Art directors David Bowes and David Bryan along with production designer Mark Tildesley create unique looks to the film's location with the dilapidated home of Martin and Smokey to the more hotel-like home of Helen. Costume designer Rachel Fleming create a wonderful look with the clothes for both Rachel Weisz and Labina Mitevska for whatever social situation they're in. Sound editor Ian Wilson brings another technical highlight for the film's sound to represent the perspective of Honda, including a sequence of Honda listening to Martin and Helen making love through the song I Want You that is muffled a bit but has an emotional resonance.
The film's music features mostly a trip-hop like sound that is reminiscent of acts like Portishead and Massive Attack. With original music by Adrian Johnston and the band Rare, the music does have a hypnotic, moody feel to convey the drama. The soundtrack also features cuts by the Troggs, the late Kirsty MacColl, Julian Cope, Violet, One Dove, Travis, and Chakra. Then there's the film's title cut by Elvis Costello & the Attractions from their 1986 album Blood & Chocolate. The song's emotional, obsessive tone fits right in with the mood of the film as well as Martin's behavior.
The film's cast features a wonderful cast that includes Phyllida Law as a woman at hairdresser, Des McAleer as a flower salesman, Graham Crowden as Smokey and Honda's grandfather, Carmen Ejogo as Helen's salon friend Amber, and other small performances from Steve John Shepard and Dee Dee Menta. Ben Daniels is fine as Helen's DJ boyfriend Bob, who had hoped to sleep with her for so long until a prank broke them up. Geraldine O'Rawe is excellent as Martin's parole officer who tries to understand his behavior while continuing to warn him about contacting Helen.
Labina Mitevska is wonderful as the maternal Smokey who is trying to deal with her own loneliness as well as her little brother Honda. Mitevska also performs several of the original songs in the film as she have a voice that is similar to the trip-hop acts of the 90s. Luka Petrusic really gives the film's best performance as the mute boy Honda. Not saying a word throughout the entire film, Petrusic really shines with his expressions and observation as his character is the one that is the most interesting throughout the entire film.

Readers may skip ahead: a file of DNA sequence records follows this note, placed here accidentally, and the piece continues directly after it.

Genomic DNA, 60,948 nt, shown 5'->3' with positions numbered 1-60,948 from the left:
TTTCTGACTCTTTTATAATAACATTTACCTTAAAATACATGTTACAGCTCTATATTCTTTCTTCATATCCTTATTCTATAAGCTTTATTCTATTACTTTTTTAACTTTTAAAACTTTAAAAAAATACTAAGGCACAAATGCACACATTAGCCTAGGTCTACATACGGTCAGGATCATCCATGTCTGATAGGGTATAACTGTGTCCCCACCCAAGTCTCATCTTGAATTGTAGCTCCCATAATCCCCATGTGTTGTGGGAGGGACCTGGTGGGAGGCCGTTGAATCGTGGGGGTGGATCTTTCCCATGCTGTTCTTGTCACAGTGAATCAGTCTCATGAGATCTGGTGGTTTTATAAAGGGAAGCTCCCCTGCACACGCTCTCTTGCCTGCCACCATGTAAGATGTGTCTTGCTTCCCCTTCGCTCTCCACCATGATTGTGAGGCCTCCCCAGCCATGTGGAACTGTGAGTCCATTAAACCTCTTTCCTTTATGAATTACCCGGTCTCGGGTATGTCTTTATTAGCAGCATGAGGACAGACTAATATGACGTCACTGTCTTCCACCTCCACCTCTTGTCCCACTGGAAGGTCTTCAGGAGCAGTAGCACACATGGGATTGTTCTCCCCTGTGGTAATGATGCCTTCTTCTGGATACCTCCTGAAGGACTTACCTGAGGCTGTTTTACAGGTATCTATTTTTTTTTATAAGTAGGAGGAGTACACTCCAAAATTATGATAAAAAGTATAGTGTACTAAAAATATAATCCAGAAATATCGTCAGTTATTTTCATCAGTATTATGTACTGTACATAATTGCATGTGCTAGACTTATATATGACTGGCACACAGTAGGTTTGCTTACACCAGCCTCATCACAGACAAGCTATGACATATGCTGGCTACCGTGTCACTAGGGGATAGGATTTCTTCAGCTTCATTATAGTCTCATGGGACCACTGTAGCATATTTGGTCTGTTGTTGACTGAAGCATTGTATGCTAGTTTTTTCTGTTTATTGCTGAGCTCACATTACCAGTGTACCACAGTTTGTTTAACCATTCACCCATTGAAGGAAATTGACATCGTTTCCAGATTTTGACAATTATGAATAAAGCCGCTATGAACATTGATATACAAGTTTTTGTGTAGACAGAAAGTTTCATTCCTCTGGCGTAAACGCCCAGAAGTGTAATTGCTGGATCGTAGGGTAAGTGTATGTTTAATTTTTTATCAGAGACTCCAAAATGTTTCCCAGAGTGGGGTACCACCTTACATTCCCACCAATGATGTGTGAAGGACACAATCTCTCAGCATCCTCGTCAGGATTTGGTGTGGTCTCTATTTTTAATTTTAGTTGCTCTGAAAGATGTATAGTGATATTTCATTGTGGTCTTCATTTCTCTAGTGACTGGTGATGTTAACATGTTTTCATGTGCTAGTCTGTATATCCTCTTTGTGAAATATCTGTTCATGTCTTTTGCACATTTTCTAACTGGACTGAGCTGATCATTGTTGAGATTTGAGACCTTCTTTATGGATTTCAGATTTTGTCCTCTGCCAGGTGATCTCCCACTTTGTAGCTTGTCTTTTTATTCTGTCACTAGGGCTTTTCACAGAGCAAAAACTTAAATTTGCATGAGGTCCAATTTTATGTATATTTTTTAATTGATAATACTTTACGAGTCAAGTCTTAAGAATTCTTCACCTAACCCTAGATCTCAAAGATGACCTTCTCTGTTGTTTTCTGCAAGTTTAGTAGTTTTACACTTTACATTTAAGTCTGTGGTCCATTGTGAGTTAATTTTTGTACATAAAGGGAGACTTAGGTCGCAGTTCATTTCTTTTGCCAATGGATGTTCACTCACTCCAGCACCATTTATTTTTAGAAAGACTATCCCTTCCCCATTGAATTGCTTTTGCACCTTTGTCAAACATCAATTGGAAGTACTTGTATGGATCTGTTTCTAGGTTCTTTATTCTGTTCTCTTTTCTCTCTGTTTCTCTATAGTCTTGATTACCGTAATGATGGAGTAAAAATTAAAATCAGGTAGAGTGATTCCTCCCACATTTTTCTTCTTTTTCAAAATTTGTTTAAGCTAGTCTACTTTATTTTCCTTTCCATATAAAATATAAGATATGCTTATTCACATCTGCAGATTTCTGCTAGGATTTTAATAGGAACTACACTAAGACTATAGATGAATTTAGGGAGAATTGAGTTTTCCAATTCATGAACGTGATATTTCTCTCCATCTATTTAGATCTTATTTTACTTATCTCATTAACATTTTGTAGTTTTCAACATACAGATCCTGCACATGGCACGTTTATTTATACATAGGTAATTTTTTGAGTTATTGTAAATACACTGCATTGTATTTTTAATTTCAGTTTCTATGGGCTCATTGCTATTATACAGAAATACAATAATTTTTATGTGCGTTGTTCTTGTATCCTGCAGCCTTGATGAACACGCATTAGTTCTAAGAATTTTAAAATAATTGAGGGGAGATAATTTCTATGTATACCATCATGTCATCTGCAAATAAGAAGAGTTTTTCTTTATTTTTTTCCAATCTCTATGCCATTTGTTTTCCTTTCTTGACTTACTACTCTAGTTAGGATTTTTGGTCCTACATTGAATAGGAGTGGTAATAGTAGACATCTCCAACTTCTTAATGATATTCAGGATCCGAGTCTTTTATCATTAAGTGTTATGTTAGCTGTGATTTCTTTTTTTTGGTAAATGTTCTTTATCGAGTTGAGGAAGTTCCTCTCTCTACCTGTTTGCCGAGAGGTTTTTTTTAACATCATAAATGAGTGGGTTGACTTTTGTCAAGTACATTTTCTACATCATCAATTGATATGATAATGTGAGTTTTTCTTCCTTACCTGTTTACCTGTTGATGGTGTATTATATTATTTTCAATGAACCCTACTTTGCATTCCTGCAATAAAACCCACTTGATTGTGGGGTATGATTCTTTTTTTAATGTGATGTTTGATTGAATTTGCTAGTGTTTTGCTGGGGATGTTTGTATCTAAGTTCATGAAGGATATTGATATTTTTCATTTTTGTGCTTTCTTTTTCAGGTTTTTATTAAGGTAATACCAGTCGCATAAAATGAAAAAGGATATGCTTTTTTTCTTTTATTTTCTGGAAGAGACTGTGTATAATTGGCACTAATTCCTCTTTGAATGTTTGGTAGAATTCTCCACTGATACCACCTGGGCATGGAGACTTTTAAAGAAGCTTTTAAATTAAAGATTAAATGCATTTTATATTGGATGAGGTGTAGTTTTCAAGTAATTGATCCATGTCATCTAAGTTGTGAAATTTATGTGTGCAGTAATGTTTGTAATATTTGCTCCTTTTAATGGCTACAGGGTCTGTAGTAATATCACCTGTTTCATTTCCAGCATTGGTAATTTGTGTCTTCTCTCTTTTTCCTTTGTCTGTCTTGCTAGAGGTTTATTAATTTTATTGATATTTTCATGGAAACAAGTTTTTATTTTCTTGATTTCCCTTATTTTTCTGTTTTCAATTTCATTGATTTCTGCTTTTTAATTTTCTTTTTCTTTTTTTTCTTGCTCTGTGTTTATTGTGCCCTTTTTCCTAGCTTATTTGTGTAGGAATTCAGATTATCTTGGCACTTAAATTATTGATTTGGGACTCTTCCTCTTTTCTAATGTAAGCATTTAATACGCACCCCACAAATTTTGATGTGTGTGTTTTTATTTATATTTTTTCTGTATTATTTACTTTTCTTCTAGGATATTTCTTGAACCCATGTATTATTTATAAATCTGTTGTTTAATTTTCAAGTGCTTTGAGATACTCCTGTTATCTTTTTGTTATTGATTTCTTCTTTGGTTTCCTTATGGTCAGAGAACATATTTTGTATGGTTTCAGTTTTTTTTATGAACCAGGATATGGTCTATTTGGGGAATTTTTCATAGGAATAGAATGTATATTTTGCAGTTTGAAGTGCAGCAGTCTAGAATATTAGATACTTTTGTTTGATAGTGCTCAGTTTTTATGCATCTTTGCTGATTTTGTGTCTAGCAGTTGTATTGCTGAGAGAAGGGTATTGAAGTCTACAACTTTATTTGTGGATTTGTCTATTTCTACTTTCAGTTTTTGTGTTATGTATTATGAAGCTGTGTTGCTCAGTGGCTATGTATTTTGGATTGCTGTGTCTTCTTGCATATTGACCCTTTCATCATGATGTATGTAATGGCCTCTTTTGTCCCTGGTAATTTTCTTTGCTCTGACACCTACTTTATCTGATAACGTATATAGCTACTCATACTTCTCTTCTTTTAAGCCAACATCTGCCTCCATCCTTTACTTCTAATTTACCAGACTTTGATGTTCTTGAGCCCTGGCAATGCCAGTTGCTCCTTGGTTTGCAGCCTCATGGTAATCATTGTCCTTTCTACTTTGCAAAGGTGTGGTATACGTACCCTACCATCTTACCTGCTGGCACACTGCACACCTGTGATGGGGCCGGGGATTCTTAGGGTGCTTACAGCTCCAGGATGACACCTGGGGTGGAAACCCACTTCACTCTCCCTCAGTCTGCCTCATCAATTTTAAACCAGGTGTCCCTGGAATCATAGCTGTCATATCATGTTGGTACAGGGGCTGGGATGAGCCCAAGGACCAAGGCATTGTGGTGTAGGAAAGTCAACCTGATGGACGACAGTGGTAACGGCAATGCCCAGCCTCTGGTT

American actor Alessandro Nivola is excellent as the creepy, obsessive Martin who is trying to deal with his own crimes along with the lost relationship with Helen. Rachel Weisz is in brilliant form as the beautiful Helen, who is trying to deal with the return of Martin as well as her own failed relationships with men only seeking comfort in Honda. Weisz exudes sexiness as well as the kind of depth her character needed to deal with the failure that is her relationship with Martin.
While it's not up to par with later films, I Want You is still an interesting, provocative film from Michael Winterbottom. Fans of Rachel Weisz will no doubt, see her in an early film role just before she would breakthrough into the mainstream a year later in The Mummy. While it's considered a minor effort of sorts for Michael Winterbottom. I Want You still has something to offer for those who enjoy complex storylines and wonderful images. In the end, I Want You is a fine effort from the talented, prolific Michael Winterbottom.
Michael Winterbottom Films: (Rosie the Great) - (Forget About Me) - (Under the Sun) - (Love Lies Bleeding) - (Family (1993 TV film)) - (Butterfly Kiss) - (Go Now) - (Jude) - Welcome to Sarajevo - (With or Without You (1998 film)) - Wonderland (1999 film) - The Claim - 24 Hour Party People - In This World - Code 46 - 9 Songs - Tristram Shandy: A Cock & Bull Story - The Road to Guantanamo - A Mighty Heart - Genova - The Shock Doctrine (2009 film) - The Killer Inside Me - The Trip (2010 film) - (Trishna) - (Everyday) - The Look of Love - (The Trip to Italy) - (The Face of An Angel)
© thevoid99 2012